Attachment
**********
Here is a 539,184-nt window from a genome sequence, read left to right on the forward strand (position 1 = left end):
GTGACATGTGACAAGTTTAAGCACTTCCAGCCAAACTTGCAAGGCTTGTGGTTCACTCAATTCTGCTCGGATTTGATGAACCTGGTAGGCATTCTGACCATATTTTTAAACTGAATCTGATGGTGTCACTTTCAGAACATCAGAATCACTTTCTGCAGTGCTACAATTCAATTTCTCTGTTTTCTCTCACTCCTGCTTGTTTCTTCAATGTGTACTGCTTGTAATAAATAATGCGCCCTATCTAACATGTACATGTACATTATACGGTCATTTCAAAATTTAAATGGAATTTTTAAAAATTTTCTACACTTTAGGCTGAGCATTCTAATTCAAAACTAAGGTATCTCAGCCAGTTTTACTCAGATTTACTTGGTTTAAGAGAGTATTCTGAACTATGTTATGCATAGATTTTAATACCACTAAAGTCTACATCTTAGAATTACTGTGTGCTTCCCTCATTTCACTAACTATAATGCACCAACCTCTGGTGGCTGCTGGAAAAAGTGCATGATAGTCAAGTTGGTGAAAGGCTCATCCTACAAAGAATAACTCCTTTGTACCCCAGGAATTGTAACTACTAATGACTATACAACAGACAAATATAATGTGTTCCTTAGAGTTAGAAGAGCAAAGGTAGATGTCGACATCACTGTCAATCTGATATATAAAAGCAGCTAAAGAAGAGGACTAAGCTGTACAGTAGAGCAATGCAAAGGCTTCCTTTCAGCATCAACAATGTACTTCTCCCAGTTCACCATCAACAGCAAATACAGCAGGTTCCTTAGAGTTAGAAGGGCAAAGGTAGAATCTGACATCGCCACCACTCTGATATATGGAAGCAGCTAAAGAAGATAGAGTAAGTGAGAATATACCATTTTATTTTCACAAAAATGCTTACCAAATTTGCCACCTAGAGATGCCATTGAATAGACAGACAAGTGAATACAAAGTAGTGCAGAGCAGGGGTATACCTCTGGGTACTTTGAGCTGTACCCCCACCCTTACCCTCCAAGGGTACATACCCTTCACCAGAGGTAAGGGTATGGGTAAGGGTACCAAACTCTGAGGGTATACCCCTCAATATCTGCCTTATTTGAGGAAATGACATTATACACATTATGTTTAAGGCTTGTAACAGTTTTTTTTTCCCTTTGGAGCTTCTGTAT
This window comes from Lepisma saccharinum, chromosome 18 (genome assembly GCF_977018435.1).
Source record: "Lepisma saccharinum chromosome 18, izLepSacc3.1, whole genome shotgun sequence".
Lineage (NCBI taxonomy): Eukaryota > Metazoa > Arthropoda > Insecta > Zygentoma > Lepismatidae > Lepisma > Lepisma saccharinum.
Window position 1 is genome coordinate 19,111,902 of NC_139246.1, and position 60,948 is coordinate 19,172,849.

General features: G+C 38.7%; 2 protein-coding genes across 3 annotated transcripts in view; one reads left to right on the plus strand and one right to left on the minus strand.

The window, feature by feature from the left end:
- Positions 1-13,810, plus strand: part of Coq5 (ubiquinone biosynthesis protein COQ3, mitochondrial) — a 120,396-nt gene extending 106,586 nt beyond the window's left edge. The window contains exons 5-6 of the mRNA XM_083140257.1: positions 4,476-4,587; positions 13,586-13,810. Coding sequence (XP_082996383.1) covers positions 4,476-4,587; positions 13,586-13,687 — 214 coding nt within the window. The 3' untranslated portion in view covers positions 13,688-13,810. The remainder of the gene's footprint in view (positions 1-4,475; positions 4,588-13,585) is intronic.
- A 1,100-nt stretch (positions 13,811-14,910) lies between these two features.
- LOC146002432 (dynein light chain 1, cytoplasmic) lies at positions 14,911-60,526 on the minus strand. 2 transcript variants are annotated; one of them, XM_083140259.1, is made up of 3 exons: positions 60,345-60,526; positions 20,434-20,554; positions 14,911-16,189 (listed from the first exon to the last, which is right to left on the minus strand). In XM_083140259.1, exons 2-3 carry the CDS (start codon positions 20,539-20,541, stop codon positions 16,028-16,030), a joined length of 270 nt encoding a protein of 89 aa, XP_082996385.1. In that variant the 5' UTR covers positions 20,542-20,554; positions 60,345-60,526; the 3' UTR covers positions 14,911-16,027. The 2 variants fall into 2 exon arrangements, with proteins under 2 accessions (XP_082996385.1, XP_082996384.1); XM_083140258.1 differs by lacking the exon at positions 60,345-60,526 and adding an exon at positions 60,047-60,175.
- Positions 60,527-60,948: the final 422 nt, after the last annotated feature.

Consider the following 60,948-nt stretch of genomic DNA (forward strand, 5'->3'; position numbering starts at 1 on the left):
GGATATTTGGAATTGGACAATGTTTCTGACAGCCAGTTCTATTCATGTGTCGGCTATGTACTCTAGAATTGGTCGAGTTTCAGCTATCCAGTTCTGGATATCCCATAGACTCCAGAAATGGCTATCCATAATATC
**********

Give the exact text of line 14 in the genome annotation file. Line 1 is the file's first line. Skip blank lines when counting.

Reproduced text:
GGATATTTGGAATTGGACAATGTTTCTGACAGCCAGTTCTATTCATGTGTCGGCTATGTACTCTAGAATTGGTCGAGTTTCAGCTATCCAGTTCTGGATATCCCATAGACTCCAGAAATGGCTATCCATAATATC